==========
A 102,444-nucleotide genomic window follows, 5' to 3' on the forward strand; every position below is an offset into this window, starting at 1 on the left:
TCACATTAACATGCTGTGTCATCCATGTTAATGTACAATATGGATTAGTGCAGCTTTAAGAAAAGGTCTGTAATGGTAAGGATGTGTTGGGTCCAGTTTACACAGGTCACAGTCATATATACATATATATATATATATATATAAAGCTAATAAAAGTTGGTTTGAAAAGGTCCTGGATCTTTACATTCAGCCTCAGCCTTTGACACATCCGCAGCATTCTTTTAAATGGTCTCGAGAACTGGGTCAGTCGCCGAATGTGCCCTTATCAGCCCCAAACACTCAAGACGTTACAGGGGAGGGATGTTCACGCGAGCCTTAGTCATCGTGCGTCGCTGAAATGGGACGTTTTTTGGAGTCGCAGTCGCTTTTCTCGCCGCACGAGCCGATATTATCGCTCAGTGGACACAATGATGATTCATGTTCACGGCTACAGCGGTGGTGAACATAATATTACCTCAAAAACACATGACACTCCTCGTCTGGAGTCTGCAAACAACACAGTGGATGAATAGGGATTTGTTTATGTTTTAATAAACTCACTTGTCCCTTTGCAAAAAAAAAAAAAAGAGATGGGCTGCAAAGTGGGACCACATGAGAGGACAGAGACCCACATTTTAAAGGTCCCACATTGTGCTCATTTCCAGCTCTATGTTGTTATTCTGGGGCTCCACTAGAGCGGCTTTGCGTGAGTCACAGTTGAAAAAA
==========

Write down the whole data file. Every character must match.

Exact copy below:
A 102,444-nucleotide genomic window follows, 5' to 3' on the forward strand; every position below is an offset into this window, starting at 1 on the left:
TCACATTAACATGCTGTGTCATCCATGTTAATGTACAATATGGATTAGTGCAGCTTTAAGAAAAGGTCTGTAATGGTAAGGATGTGTTGGGTCCAGTTTACACAGGTCACAGTCATATATACATATATATATATATATATATAAAGCTAATAAAAGTTGGTTTGAAAAGGTCCTGGATCTTTACATTCAGCCTCAGCCTTTGACACATCCGCAGCATTCTTTTAAATGGTCTCGAGAACTGGGTCAGTCGCCGAATGTGCCCTTATCAGCCCCAAACACTCAAGACGTTACAGGGGAGGGATGTTCACGCGAGCCTTAGTCATCGTGCGTCGCTGAAATGGGACGTTTTTTGGAGTCGCAGTCGCTTTTCTCGCCGCACGAGCCGATATTATCGCTCAGTGGACACAATGATGATTCATGTTCACGGCTACAGCGGTGGTGAACATAATATTACCTCAAAAACACATGACACTCCTCGTCTGGAGTCTGCAAACAACACAGTGGATGAATAGGGATTTGTTTATGTTTTAATAAACTCACTTGTCCCTTTGCAAAAAAAAAAAAAAGAGATGGGCTGCAAAGTGGGACCACATGAGAGGACAGAGACCCACATTTTAAAGGTCCCACATTGTGCTCATTTCCAGCTCTATGTTGTTATTCTGGGGCTCCACTAGAGCGGCTTTGCGTGAGTCACAGTTGAAAAAA